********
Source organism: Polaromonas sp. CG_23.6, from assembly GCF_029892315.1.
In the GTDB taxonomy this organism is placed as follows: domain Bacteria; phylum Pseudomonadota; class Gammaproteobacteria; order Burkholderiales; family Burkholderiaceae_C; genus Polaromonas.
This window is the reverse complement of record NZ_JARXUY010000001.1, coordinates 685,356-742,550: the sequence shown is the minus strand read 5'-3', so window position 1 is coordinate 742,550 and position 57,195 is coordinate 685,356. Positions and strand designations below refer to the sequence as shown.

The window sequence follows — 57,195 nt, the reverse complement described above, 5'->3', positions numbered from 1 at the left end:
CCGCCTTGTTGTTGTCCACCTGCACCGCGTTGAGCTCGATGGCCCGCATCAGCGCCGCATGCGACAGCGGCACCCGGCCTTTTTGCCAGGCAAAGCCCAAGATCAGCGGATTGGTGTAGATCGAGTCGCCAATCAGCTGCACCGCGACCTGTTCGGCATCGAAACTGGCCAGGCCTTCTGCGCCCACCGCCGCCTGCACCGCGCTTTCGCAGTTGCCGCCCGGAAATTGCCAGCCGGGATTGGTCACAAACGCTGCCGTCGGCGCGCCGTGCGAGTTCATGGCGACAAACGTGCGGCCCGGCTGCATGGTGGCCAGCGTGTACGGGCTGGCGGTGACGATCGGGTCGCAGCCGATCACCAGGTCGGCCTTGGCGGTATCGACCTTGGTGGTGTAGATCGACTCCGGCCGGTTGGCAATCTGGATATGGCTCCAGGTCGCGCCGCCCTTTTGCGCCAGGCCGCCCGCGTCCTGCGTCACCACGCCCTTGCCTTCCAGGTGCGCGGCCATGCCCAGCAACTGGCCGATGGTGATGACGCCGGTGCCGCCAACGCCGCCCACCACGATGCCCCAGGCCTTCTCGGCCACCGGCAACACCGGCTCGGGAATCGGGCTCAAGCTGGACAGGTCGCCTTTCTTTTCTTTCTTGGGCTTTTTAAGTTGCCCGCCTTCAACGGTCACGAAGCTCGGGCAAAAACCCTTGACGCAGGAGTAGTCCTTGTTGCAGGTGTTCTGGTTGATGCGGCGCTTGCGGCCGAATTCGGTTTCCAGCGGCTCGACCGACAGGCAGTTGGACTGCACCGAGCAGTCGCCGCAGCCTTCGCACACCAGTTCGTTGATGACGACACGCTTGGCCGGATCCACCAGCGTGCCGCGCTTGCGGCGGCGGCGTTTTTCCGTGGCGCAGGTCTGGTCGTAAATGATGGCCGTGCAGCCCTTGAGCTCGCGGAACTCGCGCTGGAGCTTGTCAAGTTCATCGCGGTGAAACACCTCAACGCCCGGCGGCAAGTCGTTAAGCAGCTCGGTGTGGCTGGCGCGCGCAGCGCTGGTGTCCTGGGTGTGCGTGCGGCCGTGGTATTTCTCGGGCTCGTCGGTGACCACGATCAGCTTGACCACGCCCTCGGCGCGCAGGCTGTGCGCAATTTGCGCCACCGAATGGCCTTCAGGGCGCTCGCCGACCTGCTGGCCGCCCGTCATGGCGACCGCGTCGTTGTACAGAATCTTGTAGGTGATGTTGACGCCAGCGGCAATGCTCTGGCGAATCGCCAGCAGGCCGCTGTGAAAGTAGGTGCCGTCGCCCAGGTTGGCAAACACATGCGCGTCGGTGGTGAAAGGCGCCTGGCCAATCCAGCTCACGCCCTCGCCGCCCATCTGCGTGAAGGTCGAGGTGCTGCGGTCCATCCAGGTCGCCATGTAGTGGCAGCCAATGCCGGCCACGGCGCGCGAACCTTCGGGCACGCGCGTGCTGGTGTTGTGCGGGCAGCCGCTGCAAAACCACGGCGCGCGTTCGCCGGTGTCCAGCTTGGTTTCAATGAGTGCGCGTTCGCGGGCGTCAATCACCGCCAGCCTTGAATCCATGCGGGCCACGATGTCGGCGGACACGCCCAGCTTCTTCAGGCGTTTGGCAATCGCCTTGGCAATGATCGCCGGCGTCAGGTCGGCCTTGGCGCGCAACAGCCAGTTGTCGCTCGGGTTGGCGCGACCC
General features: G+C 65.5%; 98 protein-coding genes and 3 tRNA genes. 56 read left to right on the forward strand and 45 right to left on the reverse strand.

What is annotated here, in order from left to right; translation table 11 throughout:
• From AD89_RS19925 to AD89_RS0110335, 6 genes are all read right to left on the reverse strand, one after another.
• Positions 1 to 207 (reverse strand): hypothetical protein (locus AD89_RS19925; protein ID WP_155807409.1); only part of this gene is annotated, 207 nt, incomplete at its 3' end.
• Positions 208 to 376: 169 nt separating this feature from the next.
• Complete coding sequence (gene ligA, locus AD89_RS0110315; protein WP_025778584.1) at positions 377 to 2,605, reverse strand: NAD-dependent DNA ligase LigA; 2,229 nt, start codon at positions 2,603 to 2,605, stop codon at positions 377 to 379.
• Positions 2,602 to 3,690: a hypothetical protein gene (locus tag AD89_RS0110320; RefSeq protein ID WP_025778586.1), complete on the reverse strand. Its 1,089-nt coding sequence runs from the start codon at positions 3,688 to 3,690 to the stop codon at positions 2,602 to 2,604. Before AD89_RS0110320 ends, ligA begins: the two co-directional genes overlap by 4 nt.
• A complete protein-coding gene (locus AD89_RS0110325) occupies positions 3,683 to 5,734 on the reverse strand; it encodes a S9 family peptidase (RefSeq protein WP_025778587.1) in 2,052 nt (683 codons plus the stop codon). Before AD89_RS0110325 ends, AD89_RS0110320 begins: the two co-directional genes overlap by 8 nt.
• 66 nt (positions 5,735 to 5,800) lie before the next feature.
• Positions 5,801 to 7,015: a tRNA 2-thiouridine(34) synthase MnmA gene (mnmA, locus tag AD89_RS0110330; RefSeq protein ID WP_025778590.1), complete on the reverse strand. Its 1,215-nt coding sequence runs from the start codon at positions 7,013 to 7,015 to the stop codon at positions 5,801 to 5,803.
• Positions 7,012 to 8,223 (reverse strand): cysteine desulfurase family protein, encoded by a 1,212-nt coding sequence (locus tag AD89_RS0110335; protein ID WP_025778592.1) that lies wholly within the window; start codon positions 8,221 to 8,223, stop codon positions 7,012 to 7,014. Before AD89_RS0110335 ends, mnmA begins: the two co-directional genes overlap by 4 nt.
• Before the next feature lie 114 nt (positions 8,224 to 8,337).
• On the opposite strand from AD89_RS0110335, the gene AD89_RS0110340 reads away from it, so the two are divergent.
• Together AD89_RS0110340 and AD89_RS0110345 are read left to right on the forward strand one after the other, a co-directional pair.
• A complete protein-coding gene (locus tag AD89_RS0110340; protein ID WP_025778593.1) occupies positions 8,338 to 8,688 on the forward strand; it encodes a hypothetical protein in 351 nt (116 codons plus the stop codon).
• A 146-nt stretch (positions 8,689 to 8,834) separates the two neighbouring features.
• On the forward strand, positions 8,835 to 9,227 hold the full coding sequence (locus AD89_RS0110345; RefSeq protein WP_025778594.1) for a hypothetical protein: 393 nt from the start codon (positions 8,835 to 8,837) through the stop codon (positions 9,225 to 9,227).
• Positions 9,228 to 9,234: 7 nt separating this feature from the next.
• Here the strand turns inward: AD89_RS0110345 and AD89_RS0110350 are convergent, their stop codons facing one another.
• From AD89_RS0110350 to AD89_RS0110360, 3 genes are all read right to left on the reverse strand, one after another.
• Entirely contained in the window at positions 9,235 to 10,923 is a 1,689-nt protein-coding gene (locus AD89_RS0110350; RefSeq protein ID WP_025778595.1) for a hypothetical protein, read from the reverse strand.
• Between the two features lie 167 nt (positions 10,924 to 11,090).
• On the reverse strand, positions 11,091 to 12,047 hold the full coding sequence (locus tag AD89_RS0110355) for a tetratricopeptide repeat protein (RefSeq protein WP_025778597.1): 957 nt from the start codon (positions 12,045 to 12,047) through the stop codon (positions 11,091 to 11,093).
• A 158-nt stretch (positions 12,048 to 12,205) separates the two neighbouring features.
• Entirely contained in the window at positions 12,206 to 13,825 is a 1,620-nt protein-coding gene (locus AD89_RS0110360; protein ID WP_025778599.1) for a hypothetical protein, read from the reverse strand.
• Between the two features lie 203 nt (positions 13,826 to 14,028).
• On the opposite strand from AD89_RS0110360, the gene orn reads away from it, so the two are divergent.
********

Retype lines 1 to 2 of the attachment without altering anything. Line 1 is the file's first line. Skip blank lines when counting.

Source organism: Polaromonas sp. CG_23.6, from assembly GCF_029892315.1.
In the GTDB taxonomy this organism is placed as follows: domain Bacteria; phylum Pseudomonadota; class Gammaproteobacteria; order Burkholderiales; family Burkholderiaceae_C; genus Polaromonas.